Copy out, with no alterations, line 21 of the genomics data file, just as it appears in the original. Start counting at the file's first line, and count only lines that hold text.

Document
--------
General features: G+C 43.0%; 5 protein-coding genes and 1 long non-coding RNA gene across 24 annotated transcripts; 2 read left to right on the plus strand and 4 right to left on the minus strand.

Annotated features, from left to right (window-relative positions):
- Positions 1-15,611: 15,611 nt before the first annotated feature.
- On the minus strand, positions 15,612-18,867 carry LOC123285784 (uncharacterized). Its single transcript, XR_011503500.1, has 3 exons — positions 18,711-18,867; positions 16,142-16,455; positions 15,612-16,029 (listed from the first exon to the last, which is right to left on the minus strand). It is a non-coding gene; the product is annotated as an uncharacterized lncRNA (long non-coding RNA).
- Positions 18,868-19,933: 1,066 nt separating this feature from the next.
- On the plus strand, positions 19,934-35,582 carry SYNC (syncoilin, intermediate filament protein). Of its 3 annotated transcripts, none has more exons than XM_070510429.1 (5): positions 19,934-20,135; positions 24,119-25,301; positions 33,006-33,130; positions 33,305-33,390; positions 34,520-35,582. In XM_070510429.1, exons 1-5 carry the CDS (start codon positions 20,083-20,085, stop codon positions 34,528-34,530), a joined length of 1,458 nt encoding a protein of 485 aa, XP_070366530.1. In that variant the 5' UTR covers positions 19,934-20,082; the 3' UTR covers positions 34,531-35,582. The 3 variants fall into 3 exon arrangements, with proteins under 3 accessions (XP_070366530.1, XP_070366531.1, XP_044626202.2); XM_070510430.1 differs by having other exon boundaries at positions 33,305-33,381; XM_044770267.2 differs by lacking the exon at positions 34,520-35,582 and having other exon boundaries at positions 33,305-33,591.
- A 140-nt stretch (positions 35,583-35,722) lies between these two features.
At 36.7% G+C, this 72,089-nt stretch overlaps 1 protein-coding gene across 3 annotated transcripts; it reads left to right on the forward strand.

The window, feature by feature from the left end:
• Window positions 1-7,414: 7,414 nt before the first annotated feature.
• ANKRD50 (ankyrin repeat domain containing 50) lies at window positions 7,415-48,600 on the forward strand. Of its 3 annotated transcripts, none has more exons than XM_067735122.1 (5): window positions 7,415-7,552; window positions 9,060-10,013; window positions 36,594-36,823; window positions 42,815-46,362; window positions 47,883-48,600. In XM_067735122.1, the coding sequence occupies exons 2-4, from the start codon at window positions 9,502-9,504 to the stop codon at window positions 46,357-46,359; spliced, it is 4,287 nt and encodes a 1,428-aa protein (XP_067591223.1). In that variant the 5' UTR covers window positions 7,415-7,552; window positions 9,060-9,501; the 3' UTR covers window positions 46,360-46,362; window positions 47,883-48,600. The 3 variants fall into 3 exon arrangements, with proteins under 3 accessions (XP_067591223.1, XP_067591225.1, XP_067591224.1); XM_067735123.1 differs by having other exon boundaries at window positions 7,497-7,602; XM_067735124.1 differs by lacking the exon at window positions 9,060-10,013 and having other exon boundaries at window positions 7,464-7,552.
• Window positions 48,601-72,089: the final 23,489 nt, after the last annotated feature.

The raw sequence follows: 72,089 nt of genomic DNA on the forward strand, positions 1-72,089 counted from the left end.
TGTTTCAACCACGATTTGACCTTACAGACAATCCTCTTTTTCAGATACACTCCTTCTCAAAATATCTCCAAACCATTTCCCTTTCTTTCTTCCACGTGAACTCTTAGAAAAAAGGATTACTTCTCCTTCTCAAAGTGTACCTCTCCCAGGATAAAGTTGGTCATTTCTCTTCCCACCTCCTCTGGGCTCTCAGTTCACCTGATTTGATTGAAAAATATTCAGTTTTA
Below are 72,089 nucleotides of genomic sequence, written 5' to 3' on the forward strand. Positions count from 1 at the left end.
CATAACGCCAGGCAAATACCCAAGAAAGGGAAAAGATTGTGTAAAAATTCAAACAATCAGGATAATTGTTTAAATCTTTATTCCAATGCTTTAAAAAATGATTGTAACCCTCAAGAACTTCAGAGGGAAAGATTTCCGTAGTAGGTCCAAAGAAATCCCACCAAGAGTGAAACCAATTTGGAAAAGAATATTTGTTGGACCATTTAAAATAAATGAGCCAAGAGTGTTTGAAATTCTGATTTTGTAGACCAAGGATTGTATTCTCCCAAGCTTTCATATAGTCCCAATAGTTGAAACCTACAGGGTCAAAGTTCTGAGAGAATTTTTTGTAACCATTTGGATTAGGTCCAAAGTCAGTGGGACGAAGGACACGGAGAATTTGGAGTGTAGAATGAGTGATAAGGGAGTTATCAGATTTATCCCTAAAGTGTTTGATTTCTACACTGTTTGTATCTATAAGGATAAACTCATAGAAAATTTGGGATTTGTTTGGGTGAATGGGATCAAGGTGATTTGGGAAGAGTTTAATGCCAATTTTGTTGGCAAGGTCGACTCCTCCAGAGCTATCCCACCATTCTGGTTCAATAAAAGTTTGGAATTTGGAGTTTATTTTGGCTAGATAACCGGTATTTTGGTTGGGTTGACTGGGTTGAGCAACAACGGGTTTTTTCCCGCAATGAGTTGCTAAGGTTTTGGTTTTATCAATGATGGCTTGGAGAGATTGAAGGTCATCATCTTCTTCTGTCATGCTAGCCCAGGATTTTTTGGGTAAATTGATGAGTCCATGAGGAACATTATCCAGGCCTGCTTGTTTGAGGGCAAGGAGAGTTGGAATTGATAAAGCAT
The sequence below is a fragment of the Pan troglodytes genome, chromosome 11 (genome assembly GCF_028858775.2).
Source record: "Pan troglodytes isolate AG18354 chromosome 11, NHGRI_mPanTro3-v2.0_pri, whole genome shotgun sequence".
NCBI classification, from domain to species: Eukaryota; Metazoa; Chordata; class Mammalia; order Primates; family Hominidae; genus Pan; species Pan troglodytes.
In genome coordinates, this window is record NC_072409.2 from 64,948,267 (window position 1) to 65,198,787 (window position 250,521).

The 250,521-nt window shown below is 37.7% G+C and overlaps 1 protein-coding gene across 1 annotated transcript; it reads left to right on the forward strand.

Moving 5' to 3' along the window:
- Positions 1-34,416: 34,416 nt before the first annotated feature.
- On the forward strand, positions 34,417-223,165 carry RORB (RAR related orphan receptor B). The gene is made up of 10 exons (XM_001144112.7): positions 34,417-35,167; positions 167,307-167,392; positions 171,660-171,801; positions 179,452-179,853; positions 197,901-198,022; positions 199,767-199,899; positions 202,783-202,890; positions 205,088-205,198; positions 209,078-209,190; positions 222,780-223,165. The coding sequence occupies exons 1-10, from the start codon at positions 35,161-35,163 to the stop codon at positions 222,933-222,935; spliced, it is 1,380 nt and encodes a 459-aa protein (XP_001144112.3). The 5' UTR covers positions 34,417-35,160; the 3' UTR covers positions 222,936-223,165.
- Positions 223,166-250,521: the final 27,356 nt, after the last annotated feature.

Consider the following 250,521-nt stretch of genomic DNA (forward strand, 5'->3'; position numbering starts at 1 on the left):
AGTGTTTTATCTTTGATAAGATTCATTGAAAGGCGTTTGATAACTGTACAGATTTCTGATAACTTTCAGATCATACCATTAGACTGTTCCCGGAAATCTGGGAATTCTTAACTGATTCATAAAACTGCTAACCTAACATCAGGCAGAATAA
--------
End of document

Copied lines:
The 250,521-nt window shown below is 37.7% G+C and overlaps 1 protein-coding gene across 1 annotated transcript; it reads left to right on the forward strand.